The Actor's Warm Down
In 2016, I worked with a group of students and alumni from Marymount Manhattan College to create this warm down for actors. It is aimed at allowing the actor to release from a challenging role and return to a healthy life. We presented our findings in an interactive workshop at Bedford Correctional Institute as part of the 2016 Crossing Boarders Conference. Since then, I have taught this warm-down at the University of Central Florida, Vassar College, Marymount Manhattan College and to a variety of ensembles in professional theaters.
The Actor's Warm Down lasts about 20 minutes (though it can be adapted to your personal needs or the needs of the ensemble) because when the body is Flooding*, in fight/flight/freeze/fawn, the heart pumps at over 100 beats per minute, adrenaline surges and blood pressure raises. And, it takes about 20 minutes for the body to regulate back to normal. So, I created The Actor's Warm Down as a way to encourage your body to release not only the physiological response, but also the challenging role or material on which you've been working.
Here it is in pieces for you to use in your own practice. I hope it helps you to find ease and release when working on emotionally demanding material. Please feel free to contact me if there are parts I can make more clear.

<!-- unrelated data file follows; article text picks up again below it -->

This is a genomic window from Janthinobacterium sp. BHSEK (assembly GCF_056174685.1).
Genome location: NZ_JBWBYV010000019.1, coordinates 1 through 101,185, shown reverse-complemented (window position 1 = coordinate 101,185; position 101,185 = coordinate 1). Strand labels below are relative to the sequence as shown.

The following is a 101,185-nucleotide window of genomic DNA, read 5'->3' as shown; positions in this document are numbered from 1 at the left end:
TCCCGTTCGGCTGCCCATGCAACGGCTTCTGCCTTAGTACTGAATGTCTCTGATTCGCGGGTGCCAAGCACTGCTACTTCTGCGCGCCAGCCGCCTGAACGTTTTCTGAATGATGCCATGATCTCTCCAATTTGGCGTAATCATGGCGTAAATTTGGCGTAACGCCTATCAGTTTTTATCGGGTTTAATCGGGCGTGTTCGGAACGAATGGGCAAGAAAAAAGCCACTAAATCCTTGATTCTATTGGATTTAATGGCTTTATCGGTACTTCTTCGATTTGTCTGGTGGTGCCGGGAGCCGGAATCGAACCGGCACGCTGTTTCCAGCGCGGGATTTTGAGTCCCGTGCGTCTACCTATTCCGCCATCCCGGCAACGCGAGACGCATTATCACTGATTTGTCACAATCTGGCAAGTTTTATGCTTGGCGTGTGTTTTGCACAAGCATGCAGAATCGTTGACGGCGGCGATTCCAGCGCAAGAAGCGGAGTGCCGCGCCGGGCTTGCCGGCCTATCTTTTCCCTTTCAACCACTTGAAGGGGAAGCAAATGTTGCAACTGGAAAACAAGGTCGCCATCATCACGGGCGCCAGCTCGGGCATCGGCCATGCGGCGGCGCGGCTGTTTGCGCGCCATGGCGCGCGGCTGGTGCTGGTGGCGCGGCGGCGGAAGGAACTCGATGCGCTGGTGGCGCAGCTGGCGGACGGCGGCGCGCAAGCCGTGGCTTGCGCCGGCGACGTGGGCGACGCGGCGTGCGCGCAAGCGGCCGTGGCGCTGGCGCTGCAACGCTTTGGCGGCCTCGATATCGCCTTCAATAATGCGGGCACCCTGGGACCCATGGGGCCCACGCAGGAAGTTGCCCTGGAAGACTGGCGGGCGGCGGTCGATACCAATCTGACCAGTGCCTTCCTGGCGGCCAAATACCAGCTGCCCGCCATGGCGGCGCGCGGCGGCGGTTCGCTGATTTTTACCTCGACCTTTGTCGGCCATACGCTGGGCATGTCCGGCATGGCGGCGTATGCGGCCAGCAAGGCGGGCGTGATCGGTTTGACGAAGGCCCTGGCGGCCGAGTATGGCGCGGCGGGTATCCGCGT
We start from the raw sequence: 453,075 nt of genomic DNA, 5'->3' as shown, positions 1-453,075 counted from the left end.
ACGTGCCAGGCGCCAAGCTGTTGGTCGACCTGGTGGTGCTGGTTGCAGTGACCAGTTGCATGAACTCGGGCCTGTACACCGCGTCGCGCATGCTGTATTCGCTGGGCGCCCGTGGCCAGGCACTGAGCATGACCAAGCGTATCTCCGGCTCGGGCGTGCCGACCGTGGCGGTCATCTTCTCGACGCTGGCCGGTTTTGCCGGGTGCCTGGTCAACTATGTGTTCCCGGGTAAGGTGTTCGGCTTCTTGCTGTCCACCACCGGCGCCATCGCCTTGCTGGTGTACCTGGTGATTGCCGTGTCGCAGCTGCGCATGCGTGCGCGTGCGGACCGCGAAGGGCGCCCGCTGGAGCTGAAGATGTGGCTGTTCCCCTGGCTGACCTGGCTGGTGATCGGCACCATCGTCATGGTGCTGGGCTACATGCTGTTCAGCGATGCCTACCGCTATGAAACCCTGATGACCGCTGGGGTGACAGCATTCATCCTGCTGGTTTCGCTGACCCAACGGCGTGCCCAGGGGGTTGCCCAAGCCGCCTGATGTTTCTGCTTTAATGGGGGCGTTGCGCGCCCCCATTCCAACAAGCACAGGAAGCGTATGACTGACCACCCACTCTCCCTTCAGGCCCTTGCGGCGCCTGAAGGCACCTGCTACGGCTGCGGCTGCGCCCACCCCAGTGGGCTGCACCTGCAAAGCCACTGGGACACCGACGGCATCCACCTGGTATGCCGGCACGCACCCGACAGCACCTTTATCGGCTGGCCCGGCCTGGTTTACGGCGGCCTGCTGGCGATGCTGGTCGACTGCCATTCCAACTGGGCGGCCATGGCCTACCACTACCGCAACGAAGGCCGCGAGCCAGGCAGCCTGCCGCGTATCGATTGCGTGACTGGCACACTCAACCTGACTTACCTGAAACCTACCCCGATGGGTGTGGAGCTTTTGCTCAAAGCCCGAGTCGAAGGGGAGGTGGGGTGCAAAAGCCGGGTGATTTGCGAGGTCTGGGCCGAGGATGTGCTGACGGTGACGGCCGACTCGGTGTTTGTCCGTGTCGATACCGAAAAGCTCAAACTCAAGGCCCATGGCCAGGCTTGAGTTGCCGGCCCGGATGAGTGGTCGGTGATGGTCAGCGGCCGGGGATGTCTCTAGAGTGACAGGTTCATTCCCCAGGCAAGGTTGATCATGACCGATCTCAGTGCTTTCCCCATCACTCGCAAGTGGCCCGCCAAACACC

Here is a quick outline if you want to lead this in your rehearsal or class and find having a reference sheet helpful.
The Actor's Warm Down has several sections. This order is the one I use it in most often, but note that the Meditation/Visualization section works better for some actors if it is before the Yoga section.
The Actor's Warm Down - Instructions
Begin with the Breath:
Start with three inhales and audible exhales.
Use the exhale to let go of the character or whatever you're feeling.
Click here for an audio description of this section.
Remember that the key here is to open the heart. When we play roles where the character is experiencing fear, depression, grief or other heavy emotions we close our bodies. Even though this is pretend, we are putting our bodies in the actual positions of these emotions, so our bodies still experience it. This practice is aimed at opening us back up.
Click here for an audio walk through of the visualization.
Power Pose and Check Out:
The Ensemble joins in a circle.
Stand in a power pose. (wide stance, open heart)
Ask a check-out question that brings us back to who we are, as opposed to our character.
Dance it out:
(Optional) For days when it feels particularly heavy, or simply because you want to, have a dance party. You can have a play list prepared for this, or simply pick a song and belt it out together while dancing.
*Flooding is a term coined by Dr. John M. Gottman, Ph.D. in his book The Seven Principles for Making Marriage Work.